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Blood. 2007 Feb 1;109(3):1174-81. Epub 2006 Oct 17.

Massive infection and loss of CD4+ T cells occurs in the intestinal tract of neonatal rhesus macaques in acute SIV infection.

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  • 1Tulane National Primate Research Center, Tulane University School of Medicine, Covington, LA 70433, USA.

Abstract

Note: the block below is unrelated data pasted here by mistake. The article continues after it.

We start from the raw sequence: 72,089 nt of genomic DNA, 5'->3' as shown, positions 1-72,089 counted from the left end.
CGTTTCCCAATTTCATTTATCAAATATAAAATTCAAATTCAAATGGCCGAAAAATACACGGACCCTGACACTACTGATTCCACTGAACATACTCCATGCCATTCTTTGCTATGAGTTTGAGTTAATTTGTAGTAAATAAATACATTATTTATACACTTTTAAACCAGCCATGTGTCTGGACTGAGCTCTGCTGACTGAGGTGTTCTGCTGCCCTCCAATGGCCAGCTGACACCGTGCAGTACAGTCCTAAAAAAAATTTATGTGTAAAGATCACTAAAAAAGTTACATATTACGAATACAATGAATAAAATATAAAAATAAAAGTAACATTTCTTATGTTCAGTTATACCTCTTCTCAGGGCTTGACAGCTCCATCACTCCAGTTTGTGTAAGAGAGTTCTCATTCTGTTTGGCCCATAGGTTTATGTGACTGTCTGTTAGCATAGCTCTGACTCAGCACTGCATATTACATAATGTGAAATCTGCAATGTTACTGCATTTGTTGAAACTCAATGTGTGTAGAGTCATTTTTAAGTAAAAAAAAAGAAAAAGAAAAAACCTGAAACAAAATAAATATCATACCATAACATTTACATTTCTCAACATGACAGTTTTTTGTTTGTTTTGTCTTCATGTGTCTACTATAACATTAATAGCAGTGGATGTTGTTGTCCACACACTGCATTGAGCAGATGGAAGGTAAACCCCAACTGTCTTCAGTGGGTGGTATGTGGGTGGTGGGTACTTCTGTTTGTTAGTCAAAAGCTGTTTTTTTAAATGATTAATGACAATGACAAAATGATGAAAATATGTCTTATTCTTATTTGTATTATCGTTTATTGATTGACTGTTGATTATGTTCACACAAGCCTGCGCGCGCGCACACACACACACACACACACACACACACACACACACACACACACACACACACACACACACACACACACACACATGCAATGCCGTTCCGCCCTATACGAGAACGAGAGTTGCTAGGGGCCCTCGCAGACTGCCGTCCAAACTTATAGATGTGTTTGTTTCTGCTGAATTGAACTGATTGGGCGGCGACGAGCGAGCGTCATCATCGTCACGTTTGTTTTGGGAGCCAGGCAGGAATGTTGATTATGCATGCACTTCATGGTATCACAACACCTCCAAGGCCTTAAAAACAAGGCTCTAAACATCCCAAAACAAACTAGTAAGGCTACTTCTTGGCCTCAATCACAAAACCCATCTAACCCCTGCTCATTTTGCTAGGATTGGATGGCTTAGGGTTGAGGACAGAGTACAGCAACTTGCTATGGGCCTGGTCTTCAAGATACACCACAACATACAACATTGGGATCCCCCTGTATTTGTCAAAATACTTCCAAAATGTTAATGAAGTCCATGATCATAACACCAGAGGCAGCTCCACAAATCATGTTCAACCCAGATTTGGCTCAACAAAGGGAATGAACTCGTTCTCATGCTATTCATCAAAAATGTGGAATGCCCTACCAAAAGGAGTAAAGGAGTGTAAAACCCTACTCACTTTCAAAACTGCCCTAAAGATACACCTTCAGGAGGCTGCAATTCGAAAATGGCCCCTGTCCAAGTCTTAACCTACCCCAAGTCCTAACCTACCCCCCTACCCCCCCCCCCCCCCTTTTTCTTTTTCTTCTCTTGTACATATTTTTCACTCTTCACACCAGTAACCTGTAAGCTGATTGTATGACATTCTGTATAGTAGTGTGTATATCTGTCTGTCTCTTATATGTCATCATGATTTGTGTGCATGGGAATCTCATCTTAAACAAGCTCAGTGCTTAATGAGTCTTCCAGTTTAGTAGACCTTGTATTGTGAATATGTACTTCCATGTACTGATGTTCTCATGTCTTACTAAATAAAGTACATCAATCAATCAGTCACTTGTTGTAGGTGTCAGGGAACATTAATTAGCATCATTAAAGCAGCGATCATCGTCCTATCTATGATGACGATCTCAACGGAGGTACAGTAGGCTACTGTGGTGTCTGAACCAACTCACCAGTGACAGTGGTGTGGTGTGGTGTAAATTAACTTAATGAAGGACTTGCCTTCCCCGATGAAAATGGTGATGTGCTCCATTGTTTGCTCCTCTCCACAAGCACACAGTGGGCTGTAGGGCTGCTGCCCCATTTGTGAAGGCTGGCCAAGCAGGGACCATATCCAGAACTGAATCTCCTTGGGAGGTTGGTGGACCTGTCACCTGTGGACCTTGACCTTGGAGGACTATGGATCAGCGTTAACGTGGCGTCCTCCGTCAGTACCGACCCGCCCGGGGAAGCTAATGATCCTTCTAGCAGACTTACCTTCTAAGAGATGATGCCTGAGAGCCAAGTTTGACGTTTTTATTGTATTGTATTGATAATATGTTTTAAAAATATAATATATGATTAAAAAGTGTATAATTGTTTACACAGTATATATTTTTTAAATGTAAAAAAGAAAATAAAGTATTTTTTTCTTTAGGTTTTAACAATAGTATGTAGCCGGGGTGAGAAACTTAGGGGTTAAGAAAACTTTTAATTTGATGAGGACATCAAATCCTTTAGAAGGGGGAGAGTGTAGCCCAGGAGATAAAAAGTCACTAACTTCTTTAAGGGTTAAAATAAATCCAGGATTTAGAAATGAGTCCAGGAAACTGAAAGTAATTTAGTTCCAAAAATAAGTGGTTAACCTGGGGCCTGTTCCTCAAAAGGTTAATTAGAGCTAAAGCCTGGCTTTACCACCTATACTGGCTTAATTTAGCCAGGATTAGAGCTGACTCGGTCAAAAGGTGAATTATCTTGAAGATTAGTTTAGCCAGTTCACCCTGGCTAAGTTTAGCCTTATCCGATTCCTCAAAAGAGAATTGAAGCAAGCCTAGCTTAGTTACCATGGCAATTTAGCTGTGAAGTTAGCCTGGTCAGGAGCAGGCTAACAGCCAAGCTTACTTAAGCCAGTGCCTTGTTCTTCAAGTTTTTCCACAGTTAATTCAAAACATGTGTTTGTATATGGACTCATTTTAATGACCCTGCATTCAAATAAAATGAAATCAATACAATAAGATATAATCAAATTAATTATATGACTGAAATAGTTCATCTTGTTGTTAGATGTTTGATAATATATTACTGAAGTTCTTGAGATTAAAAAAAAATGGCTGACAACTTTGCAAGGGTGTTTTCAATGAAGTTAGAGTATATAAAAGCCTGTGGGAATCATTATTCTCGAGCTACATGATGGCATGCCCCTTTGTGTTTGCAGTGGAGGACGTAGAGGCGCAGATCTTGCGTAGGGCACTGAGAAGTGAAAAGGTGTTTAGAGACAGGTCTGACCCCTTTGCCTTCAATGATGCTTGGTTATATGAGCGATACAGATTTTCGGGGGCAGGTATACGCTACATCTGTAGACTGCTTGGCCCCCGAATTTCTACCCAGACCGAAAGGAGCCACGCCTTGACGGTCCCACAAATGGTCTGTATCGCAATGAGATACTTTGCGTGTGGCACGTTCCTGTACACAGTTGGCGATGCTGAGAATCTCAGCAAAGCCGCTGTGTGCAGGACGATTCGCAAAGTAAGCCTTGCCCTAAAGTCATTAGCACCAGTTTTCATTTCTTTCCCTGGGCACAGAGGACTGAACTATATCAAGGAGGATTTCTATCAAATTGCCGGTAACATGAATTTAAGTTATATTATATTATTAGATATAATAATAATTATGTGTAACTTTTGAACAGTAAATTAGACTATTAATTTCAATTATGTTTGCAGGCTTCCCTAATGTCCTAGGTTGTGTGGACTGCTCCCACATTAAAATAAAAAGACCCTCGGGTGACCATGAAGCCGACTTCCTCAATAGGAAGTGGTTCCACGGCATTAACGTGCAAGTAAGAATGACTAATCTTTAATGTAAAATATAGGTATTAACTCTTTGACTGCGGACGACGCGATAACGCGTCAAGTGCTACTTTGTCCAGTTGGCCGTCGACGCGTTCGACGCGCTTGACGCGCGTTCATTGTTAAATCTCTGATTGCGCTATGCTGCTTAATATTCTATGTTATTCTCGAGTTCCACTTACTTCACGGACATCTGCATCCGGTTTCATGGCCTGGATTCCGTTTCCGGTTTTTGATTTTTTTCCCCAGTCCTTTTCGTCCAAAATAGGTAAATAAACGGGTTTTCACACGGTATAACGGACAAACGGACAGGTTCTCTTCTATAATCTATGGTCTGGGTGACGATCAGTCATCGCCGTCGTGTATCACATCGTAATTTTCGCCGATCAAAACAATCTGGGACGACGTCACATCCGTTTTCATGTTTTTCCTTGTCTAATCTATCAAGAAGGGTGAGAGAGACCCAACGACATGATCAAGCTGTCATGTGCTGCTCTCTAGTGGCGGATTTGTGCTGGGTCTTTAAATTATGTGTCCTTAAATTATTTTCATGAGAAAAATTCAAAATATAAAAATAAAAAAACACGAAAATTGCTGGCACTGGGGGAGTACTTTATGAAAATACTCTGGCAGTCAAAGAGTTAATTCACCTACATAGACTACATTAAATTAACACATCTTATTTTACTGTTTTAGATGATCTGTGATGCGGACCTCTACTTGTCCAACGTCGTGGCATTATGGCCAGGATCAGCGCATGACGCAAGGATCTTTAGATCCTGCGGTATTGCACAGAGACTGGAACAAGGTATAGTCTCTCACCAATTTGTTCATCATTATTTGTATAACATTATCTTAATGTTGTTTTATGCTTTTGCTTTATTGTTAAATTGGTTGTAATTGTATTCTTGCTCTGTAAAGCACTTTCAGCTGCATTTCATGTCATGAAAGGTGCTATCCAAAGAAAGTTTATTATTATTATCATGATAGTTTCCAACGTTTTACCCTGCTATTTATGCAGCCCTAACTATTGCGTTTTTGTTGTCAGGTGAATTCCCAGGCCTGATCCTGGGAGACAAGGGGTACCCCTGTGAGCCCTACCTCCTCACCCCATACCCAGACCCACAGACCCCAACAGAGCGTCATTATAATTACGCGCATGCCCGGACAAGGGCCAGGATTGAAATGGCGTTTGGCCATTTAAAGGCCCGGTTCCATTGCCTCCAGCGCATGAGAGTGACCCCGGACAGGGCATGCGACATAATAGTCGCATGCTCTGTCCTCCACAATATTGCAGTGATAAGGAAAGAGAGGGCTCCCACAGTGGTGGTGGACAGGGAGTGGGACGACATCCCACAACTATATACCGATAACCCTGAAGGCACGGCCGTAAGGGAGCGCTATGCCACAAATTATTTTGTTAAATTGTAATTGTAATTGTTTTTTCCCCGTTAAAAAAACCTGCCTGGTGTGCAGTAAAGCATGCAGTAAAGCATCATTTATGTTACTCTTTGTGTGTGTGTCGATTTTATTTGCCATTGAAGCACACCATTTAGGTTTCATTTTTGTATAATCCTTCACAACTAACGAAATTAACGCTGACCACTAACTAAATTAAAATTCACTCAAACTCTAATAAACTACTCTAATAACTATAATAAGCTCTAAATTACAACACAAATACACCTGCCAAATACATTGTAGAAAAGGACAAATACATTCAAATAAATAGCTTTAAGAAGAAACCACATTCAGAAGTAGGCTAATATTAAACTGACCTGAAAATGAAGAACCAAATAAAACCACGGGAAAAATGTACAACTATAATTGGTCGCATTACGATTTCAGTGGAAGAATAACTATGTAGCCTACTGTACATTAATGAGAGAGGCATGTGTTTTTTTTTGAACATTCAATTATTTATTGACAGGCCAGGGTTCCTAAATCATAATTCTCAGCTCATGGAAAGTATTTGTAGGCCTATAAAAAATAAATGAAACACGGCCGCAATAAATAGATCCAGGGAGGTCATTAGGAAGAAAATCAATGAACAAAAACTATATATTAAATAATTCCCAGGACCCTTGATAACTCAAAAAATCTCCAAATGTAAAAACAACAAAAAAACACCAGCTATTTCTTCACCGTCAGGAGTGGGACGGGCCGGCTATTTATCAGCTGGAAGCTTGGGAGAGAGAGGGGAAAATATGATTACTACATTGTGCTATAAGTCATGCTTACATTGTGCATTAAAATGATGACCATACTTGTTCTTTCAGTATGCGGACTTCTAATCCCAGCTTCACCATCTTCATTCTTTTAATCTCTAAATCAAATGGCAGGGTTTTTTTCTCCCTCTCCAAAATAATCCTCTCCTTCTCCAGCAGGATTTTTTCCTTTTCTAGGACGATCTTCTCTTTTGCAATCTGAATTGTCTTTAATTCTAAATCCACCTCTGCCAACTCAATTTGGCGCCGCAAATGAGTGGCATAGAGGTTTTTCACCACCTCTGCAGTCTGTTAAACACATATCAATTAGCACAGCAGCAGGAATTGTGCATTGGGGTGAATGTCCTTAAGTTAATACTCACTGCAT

Rapid, profound, and selective depletion of memory CD4+ T cells has now been confirmed to occur in simian immunodeficiency virus (SIV)-infected adult macaques and human immunodeficiency virus (HIV)-infected humans. Within days of infection, marked depletion of memory CD4+ T cells occurs primarily in mucosal tissues, the major reservoir for memory CD4+ T cells in adults. However, HIV infection in neonates often results in higher viral loads and rapid disease progression, despite the paucity of memory CD4+ T cells in the peripheral blood. Here, we examined the immunophenotype of CD4+ T cells in normal and SIV-infected neonatal macaques to determine the distribution of naive and memory T-cell subsets in tissues. We demonstrate that, similar to adults, neonates have abundant memory CD4+ T cells in the intestinal tract and spleen and that these are selectively infected and depleted in primary SIV infection. Within 12 days of SIV infection, activated (CD69+), central memory (CD95+CD28+) CD4+ T cells are marked and persistently depleted in the intestine and other tissues of neonates compared with controls. The results in dicate that "activated" central memory CD4+ T cells are the major target for early SIV infection and CD4+ T cell depletion in neonatal macaques.

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